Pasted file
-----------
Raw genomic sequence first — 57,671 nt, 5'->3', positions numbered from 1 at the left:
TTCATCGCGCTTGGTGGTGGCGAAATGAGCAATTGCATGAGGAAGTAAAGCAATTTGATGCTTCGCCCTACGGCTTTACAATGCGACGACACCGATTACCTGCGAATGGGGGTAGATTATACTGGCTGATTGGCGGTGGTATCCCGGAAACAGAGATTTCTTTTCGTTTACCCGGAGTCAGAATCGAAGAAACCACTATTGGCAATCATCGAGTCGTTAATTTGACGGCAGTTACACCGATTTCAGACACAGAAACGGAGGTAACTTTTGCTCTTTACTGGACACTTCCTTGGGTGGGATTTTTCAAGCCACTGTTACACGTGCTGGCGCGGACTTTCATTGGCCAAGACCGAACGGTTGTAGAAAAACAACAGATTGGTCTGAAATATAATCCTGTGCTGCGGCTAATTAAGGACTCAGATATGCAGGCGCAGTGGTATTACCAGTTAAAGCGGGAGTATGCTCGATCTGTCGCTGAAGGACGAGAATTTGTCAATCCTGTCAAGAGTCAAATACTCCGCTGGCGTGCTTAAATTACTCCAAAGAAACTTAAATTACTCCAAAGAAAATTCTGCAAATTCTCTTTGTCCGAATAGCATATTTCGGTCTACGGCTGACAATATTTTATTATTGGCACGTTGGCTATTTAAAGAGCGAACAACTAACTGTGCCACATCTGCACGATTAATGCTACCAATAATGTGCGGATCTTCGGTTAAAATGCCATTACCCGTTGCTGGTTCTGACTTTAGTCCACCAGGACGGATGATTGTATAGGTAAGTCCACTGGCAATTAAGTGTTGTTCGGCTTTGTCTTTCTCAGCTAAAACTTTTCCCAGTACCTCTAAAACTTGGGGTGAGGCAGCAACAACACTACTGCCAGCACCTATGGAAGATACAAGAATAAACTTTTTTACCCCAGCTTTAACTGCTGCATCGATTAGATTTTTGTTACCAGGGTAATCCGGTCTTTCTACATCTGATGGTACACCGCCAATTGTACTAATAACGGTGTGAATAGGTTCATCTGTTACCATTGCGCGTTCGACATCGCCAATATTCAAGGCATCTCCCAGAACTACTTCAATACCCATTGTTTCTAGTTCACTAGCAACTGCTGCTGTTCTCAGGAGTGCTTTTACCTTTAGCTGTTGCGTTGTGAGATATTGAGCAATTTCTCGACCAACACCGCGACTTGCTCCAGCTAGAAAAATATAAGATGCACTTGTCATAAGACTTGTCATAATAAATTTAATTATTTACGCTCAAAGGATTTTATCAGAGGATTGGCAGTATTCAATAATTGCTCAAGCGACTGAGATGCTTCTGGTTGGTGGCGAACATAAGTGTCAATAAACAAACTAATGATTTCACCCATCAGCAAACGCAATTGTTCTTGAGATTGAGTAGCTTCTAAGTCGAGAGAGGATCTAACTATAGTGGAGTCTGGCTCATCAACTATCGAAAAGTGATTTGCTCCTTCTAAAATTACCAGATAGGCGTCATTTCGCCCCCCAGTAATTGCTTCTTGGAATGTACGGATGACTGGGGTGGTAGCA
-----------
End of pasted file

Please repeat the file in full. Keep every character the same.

Raw genomic sequence first — 57,671 nt, 5'->3', positions numbered from 1 at the left:
TTCATCGCGCTTGGTGGTGGCGAAATGAGCAATTGCATGAGGAAGTAAAGCAATTTGATGCTTCGCCCTACGGCTTTACAATGCGACGACACCGATTACCTGCGAATGGGGGTAGATTATACTGGCTGATTGGCGGTGGTATCCCGGAAACAGAGATTTCTTTTCGTTTACCCGGAGTCAGAATCGAAGAAACCACTATTGGCAATCATCGAGTCGTTAATTTGACGGCAGTTACACCGATTTCAGACACAGAAACGGAGGTAACTTTTGCTCTTTACTGGACACTTCCTTGGGTGGGATTTTTCAAGCCACTGTTACACGTGCTGGCGCGGACTTTCATTGGCCAAGACCGAACGGTTGTAGAAAAACAACAGATTGGTCTGAAATATAATCCTGTGCTGCGGCTAATTAAGGACTCAGATATGCAGGCGCAGTGGTATTACCAGTTAAAGCGGGAGTATGCTCGATCTGTCGCTGAAGGACGAGAATTTGTCAATCCTGTCAAGAGTCAAATACTCCGCTGGCGTGCTTAAATTACTCCAAAGAAACTTAAATTACTCCAAAGAAAATTCTGCAAATTCTCTTTGTCCGAATAGCATATTTCGGTCTACGGCTGACAATATTTTATTATTGGCACGTTGGCTATTTAAAGAGCGAACAACTAACTGTGCCACATCTGCACGATTAATGCTACCAATAATGTGCGGATCTTCGGTTAAAATGCCATTACCCGTTGCTGGTTCTGACTTTAGTCCACCAGGACGGATGATTGTATAGGTAAGTCCACTGGCAATTAAGTGTTGTTCGGCTTTGTCTTTCTCAGCTAAAACTTTTCCCAGTACCTCTAAAACTTGGGGTGAGGCAGCAACAACACTACTGCCAGCACCTATGGAAGATACAAGAATAAACTTTTTTACCCCAGCTTTAACTGCTGCATCGATTAGATTTTTGTTACCAGGGTAATCCGGTCTTTCTACATCTGATGGTACACCGCCAATTGTACTAATAACGGTGTGAATAGGTTCATCTGTTACCATTGCGCGTTCGACATCGCCAATATTCAAGGCATCTCCCAGAACTACTTCAATACCCATTGTTTCTAGTTCACTAGCAACTGCTGCTGTTCTCAGGAGTGCTTTTACCTTTAGCTGTTGCGTTGTGAGATATTGAGCAATTTCTCGACCAACACCGCGACTTGCTCCAGCTAGAAAAATATAAGATGCACTTGTCATAAGACTTGTCATAATAAATTTAATTATTTACGCTCAAAGGATTTTATCAGAGGATTGGCAGTATTCAATAATTGCTCAAGCGACTGAGATGCTTCTGGTTGGTGGCGAACATAAGTGTCAATAAACAAACTAATGATTTCACCCATCAGCAAACGCAATTGTTCTTGAGATTGAGTAGCTTCTAAGTCGAGAGAGGATCTAACTATAGTGGAGTCTGGCTCATCAACTATCGAAAAGTGATTTGCTCCTTCTAAAATTACCAGATAGGCGTCATTTCGCCCCCCAGTAATTGCTTCTTGGAATGTACGGATGACTGGGGTGGTAGCA